This article has been beaten to death by many, including this blog. Still, I wanted to talk about several reasons why some organizations have difficulties adopting Agile. And if what I have to say is controversial, oh well, so be it.
It is not uncommon for large companies to have more managers than developers. (What on Earth could they be managing?..) With Agile, or Scrum in particular, there is basically just the Scrum Master and the Scrum team itself, and up from there we have the Product Owner and the business. Entire layers of management become, ehr, less necessary. So while top management often can get excited and inspired by Agile because of the promise of improved efficiency, the middle management has much less to get excited about. In fact, they get nervous. So it’s no wonder that sometimes it is quite hard for a large company to move classical projects to Agile: there is this whole layer of stakeholders who may sabotage this process directly or indirectly, trying to keep control and protect their jobs.
Next point: Agile places a strong and self-organizing development team in the center. In the industry, it is well known that competent software developers, who often have fiercely independent (some might even say difficult) personalities, are quite difficult to keep under control even under “normal” circumstances. With the introduction of Agile, controlling those developers becomes even more challenging for the middle managers. It is far easier to keep things (really, people) in check under waterfall and the more traditional bureaucratic management structure.
I’m actually going to agree – with a caveat – with one of the points made in the “case against Agile”, namely that “Agile is only for the stars”. I wouldn’t quite put it that way, but there is a kernel of truth there. Working on an Agile team is often more stressful and more intense for developers, mainly because of heightened transparency and accountability: your contribution is clearly visible, and you must deliver tangible results each and every day. Which is why solid professionals actually prefer Agile: this way of work brings much higher satisfaction. However, a less secure developer may prefer the safety of a “normal” company where your job is safe as long as you show up and follow the formal company rules (as opposed to producing valuable results).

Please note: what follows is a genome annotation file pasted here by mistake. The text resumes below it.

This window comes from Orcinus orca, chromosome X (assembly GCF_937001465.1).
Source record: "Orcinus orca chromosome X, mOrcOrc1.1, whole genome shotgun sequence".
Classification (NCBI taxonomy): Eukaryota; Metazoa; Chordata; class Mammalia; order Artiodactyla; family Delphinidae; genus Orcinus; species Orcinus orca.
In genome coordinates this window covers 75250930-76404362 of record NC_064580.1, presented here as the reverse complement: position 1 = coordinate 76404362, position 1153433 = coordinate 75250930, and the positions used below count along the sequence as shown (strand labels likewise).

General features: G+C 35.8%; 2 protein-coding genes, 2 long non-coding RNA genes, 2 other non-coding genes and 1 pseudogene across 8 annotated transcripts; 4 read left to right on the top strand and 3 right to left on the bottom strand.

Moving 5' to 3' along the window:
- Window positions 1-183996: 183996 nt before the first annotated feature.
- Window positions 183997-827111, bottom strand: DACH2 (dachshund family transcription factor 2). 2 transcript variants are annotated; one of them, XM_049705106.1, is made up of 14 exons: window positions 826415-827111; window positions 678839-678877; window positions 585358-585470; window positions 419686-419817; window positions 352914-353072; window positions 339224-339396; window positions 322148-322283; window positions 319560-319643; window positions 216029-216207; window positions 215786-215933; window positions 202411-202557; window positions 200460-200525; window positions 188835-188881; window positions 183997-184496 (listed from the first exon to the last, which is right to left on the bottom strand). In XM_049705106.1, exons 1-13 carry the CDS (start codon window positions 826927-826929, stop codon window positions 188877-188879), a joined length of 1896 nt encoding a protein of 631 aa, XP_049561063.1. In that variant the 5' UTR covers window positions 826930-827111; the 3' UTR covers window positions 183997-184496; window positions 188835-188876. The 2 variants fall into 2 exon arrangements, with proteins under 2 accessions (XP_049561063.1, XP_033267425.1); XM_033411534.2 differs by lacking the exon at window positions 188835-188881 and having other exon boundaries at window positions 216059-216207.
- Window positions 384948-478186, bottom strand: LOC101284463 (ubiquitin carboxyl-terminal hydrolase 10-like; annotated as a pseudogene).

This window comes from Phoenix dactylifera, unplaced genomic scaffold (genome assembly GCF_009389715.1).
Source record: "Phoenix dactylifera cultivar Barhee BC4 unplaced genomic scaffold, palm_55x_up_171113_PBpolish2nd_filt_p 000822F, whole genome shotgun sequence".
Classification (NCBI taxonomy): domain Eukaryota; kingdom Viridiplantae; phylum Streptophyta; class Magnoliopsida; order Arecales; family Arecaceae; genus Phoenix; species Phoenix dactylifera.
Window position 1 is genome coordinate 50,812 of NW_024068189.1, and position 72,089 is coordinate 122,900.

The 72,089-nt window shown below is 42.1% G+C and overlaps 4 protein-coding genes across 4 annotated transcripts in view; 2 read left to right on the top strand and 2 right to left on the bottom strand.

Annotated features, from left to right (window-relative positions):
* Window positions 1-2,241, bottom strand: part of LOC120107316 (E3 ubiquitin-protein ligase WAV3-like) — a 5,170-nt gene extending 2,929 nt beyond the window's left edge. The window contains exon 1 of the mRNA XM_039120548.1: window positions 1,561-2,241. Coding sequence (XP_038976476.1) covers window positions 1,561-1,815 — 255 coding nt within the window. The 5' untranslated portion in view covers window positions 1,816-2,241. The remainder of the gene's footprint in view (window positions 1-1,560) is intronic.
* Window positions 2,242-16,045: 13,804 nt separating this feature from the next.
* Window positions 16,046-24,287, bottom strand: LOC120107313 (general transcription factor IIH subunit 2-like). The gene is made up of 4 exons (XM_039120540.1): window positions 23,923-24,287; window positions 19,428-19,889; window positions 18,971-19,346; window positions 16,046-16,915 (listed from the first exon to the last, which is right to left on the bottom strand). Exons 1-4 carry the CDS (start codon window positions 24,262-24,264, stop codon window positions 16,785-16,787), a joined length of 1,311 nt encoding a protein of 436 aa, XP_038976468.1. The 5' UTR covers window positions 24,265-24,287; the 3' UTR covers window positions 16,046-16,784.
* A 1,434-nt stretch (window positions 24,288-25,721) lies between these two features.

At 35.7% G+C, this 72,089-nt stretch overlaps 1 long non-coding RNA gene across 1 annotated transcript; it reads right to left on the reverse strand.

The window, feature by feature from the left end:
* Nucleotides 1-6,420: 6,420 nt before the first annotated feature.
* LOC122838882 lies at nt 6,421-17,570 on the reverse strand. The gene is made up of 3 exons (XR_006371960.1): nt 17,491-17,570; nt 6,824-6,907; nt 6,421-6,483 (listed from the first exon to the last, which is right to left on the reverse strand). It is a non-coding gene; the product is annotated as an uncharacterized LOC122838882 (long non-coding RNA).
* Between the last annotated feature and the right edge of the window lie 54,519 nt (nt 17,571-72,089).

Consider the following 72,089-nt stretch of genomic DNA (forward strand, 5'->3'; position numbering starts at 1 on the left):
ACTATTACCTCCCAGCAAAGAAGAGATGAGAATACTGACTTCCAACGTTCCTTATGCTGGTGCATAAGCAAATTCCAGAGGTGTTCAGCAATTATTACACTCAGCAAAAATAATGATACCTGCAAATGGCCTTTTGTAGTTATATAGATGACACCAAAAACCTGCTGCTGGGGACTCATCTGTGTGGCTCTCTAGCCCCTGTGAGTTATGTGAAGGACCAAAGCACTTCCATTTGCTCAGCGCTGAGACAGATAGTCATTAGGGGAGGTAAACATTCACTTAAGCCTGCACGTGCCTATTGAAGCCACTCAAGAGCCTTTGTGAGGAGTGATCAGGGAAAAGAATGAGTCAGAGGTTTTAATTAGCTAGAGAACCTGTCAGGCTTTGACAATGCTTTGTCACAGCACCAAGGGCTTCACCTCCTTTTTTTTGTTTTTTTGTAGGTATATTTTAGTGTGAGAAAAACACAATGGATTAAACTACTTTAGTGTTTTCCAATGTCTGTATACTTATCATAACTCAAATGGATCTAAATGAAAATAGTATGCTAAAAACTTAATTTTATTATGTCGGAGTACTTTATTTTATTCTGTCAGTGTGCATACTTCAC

Notice that I’m not saying that any of these “objections” are good reasons not to do Agile. I’m just pointing out that human nature being what it is, some people find it too hard to go this route. To quote Lt. Col. Frank Slade played by Al Pacino in Scent of a Woman: “I always knew what the right path was. Without exception, I knew, but I never took it. You know why? It was too damn hard.”
Here at First Line, we are staunch advocates of Agile. However, at the end of the day, we are a service provider, and no matter how much we love Agile, if the customer says that they want waterfall, then waterfall it will be. At least for a while. Hopefully, once we have demonstrated that we can deliver quality code with good productivity, we can begin to suggest practices that will gradually move the relationship onto a more Agile footing.